A General History and Collection of Voyages and Travels — Volume 06 eBook

Robert Kerr (writer)
This eBook from the Gutenberg Project consists of approximately 653 pages of information about A General History and Collection of Voyages and Travels Volume 06.

[Footnote 397:  In modern geography, which indeed is mainly ignorant of the foreign possessions of the Portuguese, the dominion of Sofala on both sides of the river of that name, extend about 520 miles from east to west, in lat. 20 deg.  S. from the Mozambique channel, by about 100 miles in breadth.  The commercial station of Sofala belonging to the Portuguese is at the mouth of the river; and about 220 miles from the sea is a town called Zimbao of Quiteve.  Manica the kingdom of Chicanga is an inland district to the west of the kingdoms of Sofala and Sabia; all three dependent upon Monomotapa.—­E.]

[Footnote 398:  This Zimbao of Quiteve is to be carefully distinguished from a town of the same name in Monomotapa.  The former is nearly in lat. 20 deg.  S. on the river of Sofala, the latter is about 16 deg. 20’ S. near the river Zambezi or Cuama.—­E]

Homem returned to the kingdom of Quiteve, and the king of that country now permitted him to march for the mines of Maninnas[399], on condition that the Portuguese should pay him twenty crowns yearly.  Homem accordingly marched for the kingdom of Chicova[400], which borders upon the inland frontier of Monomotapa towards the north, having heard that there were rich mines of silver in that country.  Having penetrated to Chicova, he inquired among the natives for the way to the mines; and as they saw that it was in vain for them to resist, while they feared the discovery of the mines would prove their ruin, they scattered some ore at a place far distant from the mines, and shewing this to the Portuguese told them that this was the place of which they were in search.  By this contrivance the Kafrs gained time to escape, as the Portuguese permitted them to go away, perhaps because they were unwilling the natives should see what treasure they procured.  Homem accordingly caused all the environs to be carefully dug up, and after a vast deal of fruitless labour was obliged to desist, as provisions grew scarce.  Thus finding no advantage after all his fatigues and dangers, Homem marched away towards the coast with part of his troops, intending to return to his government at Mozambique, and left Antonio Cardoso de Almeyda with 200 men to continue the researches for some time for the treasures that were said to abound in that country.  Cardoso suffered himself to be again deceived by the Kafrs who had before imposed upon Homem, as they now offered to conduct him to where he might find a vein of silver.  But they led him the way of death rather than of the mines, and killed him and all his men after defending themselves with incredible bravery.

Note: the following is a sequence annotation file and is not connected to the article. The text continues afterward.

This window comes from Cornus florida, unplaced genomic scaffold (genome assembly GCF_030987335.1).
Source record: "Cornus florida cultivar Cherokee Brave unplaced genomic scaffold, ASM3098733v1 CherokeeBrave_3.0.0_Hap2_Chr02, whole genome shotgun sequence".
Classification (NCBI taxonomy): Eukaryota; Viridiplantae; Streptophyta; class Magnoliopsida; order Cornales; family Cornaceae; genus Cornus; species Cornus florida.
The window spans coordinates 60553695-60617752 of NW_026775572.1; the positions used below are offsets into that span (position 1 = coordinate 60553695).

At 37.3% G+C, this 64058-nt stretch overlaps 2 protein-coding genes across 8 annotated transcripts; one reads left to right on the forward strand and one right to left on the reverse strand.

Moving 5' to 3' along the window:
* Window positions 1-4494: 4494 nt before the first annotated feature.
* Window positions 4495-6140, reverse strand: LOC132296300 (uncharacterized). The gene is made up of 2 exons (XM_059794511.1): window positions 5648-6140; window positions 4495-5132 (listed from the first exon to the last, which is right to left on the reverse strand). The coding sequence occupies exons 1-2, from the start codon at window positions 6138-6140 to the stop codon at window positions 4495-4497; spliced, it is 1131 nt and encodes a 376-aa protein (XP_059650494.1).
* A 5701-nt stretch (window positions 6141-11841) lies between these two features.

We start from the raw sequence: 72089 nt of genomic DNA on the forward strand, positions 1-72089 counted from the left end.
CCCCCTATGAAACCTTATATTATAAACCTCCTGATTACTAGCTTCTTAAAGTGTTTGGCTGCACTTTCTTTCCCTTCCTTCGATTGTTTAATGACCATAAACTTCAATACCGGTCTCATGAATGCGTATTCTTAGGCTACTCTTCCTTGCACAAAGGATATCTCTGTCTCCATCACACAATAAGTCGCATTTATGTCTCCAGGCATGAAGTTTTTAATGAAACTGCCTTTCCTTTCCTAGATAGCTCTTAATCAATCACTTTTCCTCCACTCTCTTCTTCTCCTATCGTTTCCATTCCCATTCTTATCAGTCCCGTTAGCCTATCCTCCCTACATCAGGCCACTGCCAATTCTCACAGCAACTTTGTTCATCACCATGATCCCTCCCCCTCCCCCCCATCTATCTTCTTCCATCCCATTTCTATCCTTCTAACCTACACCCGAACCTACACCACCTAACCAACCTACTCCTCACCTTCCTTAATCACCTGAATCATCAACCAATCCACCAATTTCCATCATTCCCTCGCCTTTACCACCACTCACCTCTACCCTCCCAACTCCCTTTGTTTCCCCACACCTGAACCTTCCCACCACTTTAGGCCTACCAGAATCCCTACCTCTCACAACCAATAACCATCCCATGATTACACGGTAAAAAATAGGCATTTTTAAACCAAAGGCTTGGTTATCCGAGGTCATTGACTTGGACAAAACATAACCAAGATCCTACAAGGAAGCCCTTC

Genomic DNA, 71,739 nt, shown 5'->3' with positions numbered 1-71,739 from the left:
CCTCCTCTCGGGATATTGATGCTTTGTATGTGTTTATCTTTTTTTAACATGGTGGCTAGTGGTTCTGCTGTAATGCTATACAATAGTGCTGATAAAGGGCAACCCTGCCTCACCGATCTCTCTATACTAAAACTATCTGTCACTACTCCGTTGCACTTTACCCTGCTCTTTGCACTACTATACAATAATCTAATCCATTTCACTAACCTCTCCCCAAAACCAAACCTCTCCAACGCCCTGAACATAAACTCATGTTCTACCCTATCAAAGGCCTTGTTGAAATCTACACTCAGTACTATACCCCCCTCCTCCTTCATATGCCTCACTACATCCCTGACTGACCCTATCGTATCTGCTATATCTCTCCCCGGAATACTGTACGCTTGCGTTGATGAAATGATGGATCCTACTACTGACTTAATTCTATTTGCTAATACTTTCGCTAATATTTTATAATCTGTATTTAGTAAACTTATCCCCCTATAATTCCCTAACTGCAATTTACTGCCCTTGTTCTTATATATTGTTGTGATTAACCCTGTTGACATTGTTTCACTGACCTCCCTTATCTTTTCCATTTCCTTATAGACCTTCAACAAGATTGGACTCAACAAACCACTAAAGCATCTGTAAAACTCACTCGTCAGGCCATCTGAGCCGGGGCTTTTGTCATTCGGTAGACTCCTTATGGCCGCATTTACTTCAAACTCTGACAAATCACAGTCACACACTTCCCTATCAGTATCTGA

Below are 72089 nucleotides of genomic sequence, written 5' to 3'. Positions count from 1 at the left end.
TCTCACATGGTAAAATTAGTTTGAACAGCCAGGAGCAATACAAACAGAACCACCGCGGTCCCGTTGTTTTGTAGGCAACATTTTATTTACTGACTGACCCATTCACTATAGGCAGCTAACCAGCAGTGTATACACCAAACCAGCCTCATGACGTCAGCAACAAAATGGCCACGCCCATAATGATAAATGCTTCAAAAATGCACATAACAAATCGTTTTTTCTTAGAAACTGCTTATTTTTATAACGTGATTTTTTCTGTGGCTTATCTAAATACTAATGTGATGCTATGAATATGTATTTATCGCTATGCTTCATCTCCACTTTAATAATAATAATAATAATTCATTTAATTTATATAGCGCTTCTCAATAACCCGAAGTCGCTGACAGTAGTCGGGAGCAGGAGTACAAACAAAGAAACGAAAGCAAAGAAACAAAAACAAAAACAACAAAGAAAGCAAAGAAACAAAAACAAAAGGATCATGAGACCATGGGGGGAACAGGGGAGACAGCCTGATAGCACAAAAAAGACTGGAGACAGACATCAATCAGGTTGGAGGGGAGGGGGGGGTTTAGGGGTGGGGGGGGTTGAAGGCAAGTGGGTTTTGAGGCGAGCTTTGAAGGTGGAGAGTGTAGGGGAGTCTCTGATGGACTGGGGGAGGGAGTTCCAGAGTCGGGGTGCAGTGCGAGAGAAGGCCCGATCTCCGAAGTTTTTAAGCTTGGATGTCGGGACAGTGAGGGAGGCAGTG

[Footnote 399:  No such place is laid down in modern maps, but rich gold mines are mentioned in Mocaranga near mount Fura, which is nearly in the route indicated in the text, between Sofala or Quiteve and Chicoya.—­E.]

[Footnote 400:  Chicova is a territory and town of Mocaranga or Monomotapa, in lat. 19 deg.  N. at the north-west boundary of that empire on the Zambeze; and is said to abound in mines of silver.—­E.]

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